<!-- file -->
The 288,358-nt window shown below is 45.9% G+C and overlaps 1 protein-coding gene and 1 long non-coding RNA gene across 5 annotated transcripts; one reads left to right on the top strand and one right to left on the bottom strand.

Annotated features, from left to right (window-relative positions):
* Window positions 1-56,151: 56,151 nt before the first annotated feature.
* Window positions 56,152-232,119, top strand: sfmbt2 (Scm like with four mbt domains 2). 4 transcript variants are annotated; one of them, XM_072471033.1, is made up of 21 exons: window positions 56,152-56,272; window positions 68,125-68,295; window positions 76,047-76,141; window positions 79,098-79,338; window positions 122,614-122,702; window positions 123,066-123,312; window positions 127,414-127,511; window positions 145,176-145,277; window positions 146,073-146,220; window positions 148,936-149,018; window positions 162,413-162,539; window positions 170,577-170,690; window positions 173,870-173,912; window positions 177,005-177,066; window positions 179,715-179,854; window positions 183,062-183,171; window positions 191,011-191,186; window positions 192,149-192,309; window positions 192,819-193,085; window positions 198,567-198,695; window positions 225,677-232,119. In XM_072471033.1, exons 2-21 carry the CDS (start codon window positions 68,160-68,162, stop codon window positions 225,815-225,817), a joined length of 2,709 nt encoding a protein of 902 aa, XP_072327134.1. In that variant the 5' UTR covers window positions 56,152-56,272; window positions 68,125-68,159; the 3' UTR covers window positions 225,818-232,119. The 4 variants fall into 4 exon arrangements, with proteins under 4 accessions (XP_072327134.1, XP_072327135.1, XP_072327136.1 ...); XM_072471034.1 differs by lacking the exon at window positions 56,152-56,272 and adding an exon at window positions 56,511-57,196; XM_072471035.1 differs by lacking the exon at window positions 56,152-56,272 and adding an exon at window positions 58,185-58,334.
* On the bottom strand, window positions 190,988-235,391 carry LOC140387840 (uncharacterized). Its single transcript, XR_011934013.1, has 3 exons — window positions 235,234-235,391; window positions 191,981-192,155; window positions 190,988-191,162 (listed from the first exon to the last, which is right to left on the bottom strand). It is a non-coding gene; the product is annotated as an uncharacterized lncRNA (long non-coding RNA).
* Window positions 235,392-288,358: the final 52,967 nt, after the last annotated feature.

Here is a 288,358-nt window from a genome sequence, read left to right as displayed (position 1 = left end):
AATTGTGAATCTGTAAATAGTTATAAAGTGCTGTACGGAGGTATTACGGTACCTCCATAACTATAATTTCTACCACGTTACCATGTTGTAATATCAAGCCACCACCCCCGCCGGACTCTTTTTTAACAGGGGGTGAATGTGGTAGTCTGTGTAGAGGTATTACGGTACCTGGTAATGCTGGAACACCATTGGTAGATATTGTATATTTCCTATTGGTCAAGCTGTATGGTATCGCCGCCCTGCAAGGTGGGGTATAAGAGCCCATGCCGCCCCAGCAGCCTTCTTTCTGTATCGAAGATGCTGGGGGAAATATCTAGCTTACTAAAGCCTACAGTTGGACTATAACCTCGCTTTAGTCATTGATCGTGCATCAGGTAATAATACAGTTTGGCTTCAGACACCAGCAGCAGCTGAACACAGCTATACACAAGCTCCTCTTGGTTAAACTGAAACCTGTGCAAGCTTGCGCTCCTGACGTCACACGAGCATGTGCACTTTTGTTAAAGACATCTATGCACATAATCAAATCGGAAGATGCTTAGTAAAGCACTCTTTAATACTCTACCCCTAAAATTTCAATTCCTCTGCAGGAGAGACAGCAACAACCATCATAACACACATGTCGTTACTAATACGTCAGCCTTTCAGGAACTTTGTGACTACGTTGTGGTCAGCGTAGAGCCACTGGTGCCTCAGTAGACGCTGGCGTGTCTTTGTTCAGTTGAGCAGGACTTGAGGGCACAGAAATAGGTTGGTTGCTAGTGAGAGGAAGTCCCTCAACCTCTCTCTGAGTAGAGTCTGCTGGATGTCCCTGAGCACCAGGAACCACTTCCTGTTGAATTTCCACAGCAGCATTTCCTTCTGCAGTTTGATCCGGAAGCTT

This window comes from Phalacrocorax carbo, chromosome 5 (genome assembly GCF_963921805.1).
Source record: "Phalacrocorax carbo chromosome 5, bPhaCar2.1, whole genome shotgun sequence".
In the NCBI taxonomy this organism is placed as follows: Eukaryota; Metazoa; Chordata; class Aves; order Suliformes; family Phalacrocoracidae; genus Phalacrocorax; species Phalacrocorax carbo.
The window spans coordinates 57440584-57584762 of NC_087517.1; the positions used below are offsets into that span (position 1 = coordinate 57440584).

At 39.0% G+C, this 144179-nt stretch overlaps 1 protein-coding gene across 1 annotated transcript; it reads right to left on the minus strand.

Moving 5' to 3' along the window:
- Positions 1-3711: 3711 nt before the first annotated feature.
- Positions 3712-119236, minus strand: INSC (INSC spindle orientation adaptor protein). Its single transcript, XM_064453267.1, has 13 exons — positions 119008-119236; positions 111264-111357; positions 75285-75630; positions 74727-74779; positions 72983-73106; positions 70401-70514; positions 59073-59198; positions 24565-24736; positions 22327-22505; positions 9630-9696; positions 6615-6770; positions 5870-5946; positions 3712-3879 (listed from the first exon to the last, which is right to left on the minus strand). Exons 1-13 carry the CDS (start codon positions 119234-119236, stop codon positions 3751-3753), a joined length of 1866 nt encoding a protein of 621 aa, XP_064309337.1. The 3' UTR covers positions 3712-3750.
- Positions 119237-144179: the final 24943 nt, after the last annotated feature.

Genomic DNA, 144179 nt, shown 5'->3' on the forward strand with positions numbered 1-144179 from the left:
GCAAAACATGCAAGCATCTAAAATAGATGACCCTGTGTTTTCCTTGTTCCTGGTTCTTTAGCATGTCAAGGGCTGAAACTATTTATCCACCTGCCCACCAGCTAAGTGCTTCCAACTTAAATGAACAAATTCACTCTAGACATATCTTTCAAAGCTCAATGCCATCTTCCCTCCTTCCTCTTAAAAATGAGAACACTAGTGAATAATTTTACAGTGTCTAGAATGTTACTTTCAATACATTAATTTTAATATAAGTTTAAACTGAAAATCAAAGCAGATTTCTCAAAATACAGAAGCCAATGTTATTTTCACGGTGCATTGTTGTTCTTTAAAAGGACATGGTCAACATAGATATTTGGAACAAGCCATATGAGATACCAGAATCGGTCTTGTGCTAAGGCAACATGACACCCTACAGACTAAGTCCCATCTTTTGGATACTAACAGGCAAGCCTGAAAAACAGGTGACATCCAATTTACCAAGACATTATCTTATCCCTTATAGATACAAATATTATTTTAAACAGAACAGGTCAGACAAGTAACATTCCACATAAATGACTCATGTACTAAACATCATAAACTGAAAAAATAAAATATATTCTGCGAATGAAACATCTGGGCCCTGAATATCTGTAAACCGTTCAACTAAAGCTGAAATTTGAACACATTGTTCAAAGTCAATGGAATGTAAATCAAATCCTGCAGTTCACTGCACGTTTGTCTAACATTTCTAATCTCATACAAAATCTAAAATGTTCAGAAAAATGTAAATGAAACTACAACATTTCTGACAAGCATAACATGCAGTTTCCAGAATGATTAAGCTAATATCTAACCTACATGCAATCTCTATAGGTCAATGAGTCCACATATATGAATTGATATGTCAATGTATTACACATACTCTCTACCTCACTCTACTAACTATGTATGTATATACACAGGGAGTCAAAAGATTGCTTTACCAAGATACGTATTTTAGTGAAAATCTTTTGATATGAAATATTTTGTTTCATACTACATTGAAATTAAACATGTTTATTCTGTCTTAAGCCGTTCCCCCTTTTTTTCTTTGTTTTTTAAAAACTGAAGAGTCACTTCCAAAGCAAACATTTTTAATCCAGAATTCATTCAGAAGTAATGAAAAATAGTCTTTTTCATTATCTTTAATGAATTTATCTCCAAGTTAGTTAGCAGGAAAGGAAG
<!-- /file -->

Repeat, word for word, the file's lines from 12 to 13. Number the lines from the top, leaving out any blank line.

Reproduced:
The window spans coordinates 57440584-57584762 of NC_087517.1; the positions used below are offsets into that span (position 1 = coordinate 57440584).

At 39.0% G+C, this 144179-nt stretch overlaps 1 protein-coding gene across 1 annotated transcript; it reads right to left on the minus strand.